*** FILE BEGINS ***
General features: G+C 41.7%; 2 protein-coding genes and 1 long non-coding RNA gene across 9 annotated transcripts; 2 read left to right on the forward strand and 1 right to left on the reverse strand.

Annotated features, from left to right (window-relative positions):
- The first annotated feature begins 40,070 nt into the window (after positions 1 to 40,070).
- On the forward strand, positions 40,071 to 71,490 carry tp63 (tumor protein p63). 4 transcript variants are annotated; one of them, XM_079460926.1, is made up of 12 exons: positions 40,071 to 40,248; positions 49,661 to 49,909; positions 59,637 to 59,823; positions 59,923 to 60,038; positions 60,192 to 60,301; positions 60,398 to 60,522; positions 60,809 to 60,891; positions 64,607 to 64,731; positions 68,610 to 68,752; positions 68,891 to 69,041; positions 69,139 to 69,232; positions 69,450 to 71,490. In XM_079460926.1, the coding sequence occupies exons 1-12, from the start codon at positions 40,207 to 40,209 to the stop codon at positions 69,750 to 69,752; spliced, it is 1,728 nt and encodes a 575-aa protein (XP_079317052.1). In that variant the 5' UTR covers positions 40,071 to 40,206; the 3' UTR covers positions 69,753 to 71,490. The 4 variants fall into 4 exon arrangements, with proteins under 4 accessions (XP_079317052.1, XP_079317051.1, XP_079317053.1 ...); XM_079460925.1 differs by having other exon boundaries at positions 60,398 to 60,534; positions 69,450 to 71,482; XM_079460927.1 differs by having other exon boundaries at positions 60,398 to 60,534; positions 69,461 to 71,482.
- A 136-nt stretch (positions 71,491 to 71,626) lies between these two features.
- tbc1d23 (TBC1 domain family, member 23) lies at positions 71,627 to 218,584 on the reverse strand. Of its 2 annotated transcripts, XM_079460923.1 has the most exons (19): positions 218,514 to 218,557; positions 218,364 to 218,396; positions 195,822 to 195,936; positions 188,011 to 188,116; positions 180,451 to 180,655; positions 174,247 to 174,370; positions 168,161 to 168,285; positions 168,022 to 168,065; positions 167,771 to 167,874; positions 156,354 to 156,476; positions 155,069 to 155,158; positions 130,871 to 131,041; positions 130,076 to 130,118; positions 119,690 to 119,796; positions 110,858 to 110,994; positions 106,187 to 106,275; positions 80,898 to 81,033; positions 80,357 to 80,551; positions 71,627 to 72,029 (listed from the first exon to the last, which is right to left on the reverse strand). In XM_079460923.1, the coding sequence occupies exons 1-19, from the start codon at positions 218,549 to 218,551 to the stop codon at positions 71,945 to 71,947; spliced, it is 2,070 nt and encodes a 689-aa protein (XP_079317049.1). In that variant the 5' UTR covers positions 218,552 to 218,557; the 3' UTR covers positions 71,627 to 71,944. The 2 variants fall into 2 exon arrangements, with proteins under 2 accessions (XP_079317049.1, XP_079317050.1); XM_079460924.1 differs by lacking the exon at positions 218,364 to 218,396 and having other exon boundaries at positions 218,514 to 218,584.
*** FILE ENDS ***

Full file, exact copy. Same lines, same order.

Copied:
General features: G+C 41.7%; 2 protein-coding genes and 1 long non-coding RNA gene across 9 annotated transcripts; 2 read left to right on the forward strand and 1 right to left on the reverse strand.

Annotated features, from left to right (window-relative positions):
- The first annotated feature begins 40,070 nt into the window (after positions 1 to 40,070).
- On the forward strand, positions 40,071 to 71,490 carry tp63 (tumor protein p63). 4 transcript variants are annotated; one of them, XM_079460926.1, is made up of 12 exons: positions 40,071 to 40,248; positions 49,661 to 49,909; positions 59,637 to 59,823; positions 59,923 to 60,038; positions 60,192 to 60,301; positions 60,398 to 60,522; positions 60,809 to 60,891; positions 64,607 to 64,731; positions 68,610 to 68,752; positions 68,891 to 69,041; positions 69,139 to 69,232; positions 69,450 to 71,490. In XM_079460926.1, the coding sequence occupies exons 1-12, from the start codon at positions 40,207 to 40,209 to the stop codon at positions 69,750 to 69,752; spliced, it is 1,728 nt and encodes a 575-aa protein (XP_079317052.1). In that variant the 5' UTR covers positions 40,071 to 40,206; the 3' UTR covers positions 69,753 to 71,490. The 4 variants fall into 4 exon arrangements, with proteins under 4 accessions (XP_079317052.1, XP_079317051.1, XP_079317053.1 ...); XM_079460925.1 differs by having other exon boundaries at positions 60,398 to 60,534; positions 69,450 to 71,482; XM_079460927.1 differs by having other exon boundaries at positions 60,398 to 60,534; positions 69,461 to 71,482.
- A 136-nt stretch (positions 71,491 to 71,626) lies between these two features.
- tbc1d23 (TBC1 domain family, member 23) lies at positions 71,627 to 218,584 on the reverse strand. Of its 2 annotated transcripts, XM_079460923.1 has the most exons (19): positions 218,514 to 218,557; positions 218,364 to 218,396; positions 195,822 to 195,936; positions 188,011 to 188,116; positions 180,451 to 180,655; positions 174,247 to 174,370; positions 168,161 to 168,285; positions 168,022 to 168,065; positions 167,771 to 167,874; positions 156,354 to 156,476; positions 155,069 to 155,158; positions 130,871 to 131,041; positions 130,076 to 130,118; positions 119,690 to 119,796; positions 110,858 to 110,994; positions 106,187 to 106,275; positions 80,898 to 81,033; positions 80,357 to 80,551; positions 71,627 to 72,029 (listed from the first exon to the last, which is right to left on the reverse strand). In XM_079460923.1, the coding sequence occupies exons 1-19, from the start codon at positions 218,549 to 218,551 to the stop codon at positions 71,945 to 71,947; spliced, it is 2,070 nt and encodes a 689-aa protein (XP_079317049.1). In that variant the 5' UTR covers positions 218,552 to 218,557; the 3' UTR covers positions 71,627 to 71,944. The 2 variants fall into 2 exon arrangements, with proteins under 2 accessions (XP_079317049.1, XP_079317050.1); XM_079460924.1 differs by lacking the exon at positions 218,364 to 218,396 and having other exon boundaries at positions 218,514 to 218,584.